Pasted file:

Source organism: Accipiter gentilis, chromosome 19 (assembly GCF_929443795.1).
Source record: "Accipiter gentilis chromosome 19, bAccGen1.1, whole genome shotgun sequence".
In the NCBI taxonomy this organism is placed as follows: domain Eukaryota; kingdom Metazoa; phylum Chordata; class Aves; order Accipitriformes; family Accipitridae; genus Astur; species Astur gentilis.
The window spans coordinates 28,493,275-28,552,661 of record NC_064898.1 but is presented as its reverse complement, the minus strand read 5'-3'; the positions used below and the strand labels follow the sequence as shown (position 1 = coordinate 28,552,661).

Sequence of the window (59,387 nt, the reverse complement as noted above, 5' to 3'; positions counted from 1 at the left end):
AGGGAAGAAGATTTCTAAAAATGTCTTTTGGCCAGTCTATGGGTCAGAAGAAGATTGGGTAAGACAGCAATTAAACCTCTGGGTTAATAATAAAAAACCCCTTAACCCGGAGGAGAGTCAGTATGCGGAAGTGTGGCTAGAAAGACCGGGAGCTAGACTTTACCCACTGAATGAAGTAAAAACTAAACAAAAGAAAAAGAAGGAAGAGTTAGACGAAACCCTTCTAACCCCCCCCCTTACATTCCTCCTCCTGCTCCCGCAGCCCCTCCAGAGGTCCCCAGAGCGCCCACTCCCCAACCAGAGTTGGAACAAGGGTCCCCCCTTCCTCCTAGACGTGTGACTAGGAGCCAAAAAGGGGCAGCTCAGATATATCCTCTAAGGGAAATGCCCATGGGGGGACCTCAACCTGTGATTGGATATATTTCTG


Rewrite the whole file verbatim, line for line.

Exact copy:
Source organism: Accipiter gentilis, chromosome 19 (assembly GCF_929443795.1).
Source record: "Accipiter gentilis chromosome 19, bAccGen1.1, whole genome shotgun sequence".
In the NCBI taxonomy this organism is placed as follows: domain Eukaryota; kingdom Metazoa; phylum Chordata; class Aves; order Accipitriformes; family Accipitridae; genus Astur; species Astur gentilis.
The window spans coordinates 28,493,275-28,552,661 of record NC_064898.1 but is presented as its reverse complement, the minus strand read 5'-3'; the positions used below and the strand labels follow the sequence as shown (position 1 = coordinate 28,552,661).

Sequence of the window (59,387 nt, the reverse complement as noted above, 5' to 3'; positions counted from 1 at the left end):
AGGGAAGAAGATTTCTAAAAATGTCTTTTGGCCAGTCTATGGGTCAGAAGAAGATTGGGTAAGACAGCAATTAAACCTCTGGGTTAATAATAAAAAACCCCTTAACCCGGAGGAGAGTCAGTATGCGGAAGTGTGGCTAGAAAGACCGGGAGCTAGACTTTACCCACTGAATGAAGTAAAAACTAAACAAAAGAAAAAGAAGGAAGAGTTAGACGAAACCCTTCTAACCCCCCCCCTTACATTCCTCCTCCTGCTCCCGCAGCCCCTCCAGAGGTCCCCAGAGCGCCCACTCCCCAACCAGAGTTGGAACAAGGGTCCCCCCTTCCTCCTAGACGTGTGACTAGGAGCCAAAAAGGGGCAGCTCAGATATATCCTCTAAGGGAAATGCCCATGGGGGGACCTCAACCTGTGATTGGATATATTTCTG